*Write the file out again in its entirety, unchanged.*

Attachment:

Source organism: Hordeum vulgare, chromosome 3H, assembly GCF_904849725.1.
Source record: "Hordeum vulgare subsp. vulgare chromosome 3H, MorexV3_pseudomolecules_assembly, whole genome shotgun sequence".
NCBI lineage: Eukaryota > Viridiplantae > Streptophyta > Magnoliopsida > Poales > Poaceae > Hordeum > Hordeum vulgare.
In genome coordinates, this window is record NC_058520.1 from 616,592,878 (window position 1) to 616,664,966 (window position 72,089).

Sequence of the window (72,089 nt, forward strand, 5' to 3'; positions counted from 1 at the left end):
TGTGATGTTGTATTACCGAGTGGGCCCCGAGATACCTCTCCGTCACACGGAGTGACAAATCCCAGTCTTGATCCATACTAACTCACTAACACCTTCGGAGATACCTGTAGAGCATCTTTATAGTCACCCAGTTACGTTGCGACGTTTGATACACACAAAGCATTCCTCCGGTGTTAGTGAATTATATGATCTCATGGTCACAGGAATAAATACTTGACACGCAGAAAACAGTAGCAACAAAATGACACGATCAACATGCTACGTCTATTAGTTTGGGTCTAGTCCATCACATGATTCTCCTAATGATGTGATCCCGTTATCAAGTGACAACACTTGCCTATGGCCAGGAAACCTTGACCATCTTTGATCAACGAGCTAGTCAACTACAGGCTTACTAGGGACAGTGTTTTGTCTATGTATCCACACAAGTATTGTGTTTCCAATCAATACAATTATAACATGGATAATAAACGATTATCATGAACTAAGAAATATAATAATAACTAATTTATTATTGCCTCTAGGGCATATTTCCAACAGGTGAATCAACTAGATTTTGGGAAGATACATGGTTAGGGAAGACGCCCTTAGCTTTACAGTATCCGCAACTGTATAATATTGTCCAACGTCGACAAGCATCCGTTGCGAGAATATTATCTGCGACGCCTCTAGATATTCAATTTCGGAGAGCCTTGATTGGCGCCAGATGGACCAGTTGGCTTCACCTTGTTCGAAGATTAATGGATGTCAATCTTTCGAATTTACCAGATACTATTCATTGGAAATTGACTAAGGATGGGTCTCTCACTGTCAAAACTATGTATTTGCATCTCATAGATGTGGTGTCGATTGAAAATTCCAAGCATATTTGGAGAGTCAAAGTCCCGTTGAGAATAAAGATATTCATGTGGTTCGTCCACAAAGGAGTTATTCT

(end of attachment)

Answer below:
Source organism: Hordeum vulgare, chromosome 3H, assembly GCF_904849725.1.
Source record: "Hordeum vulgare subsp. vulgare chromosome 3H, MorexV3_pseudomolecules_assembly, whole genome shotgun sequence".
NCBI lineage: Eukaryota > Viridiplantae > Streptophyta > Magnoliopsida > Poales > Poaceae > Hordeum > Hordeum vulgare.
In genome coordinates, this window is record NC_058520.1 from 616,592,878 (window position 1) to 616,664,966 (window position 72,089).

Sequence of the window (72,089 nt, forward strand, 5' to 3'; positions counted from 1 at the left end):
TGTGATGTTGTATTACCGAGTGGGCCCCGAGATACCTCTCCGTCACACGGAGTGACAAATCCCAGTCTTGATCCATACTAACTCACTAACACCTTCGGAGATACCTGTAGAGCATCTTTATAGTCACCCAGTTACGTTGCGACGTTTGATACACACAAAGCATTCCTCCGGTGTTAGTGAATTATATGATCTCATGGTCACAGGAATAAATACTTGACACGCAGAAAACAGTAGCAACAAAATGACACGATCAACATGCTACGTCTATTAGTTTGGGTCTAGTCCATCACATGATTCTCCTAATGATGTGATCCCGTTATCAAGTGACAACACTTGCCTATGGCCAGGAAACCTTGACCATCTTTGATCAACGAGCTAGTCAACTACAGGCTTACTAGGGACAGTGTTTTGTCTATGTATCCACACAAGTATTGTGTTTCCAATCAATACAATTATAACATGGATAATAAACGATTATCATGAACTAAGAAATATAATAATAACTAATTTATTATTGCCTCTAGGGCATATTTCCAACAGGTGAATCAACTAGATTTTGGGAAGATACATGGTTAGGGAAGACGCCCTTAGCTTTACAGTATCCGCAACTGTATAATATTGTCCAACGTCGACAAGCATCCGTTGCGAGAATATTATCTGCGACGCCTCTAGATATTCAATTTCGGAGAGCCTTGATTGGCGCCAGATGGACCAGTTGGCTTCACCTTGTTCGAAGATTAATGGATGTCAATCTTTCGAATTTACCAGATACTATTCATTGGAAATTGACTAAGGATGGGTCTCTCACTGTCAAAACTATGTATTTGCATCTCATAGATGTGGTGTCGATTGAAAATTCCAAGCATATTTGGAGAGTCAAAGTCCCGTTGAGAATAAAGATATTCATGTGGTTCGTCCACAAAGGAGTTATTCT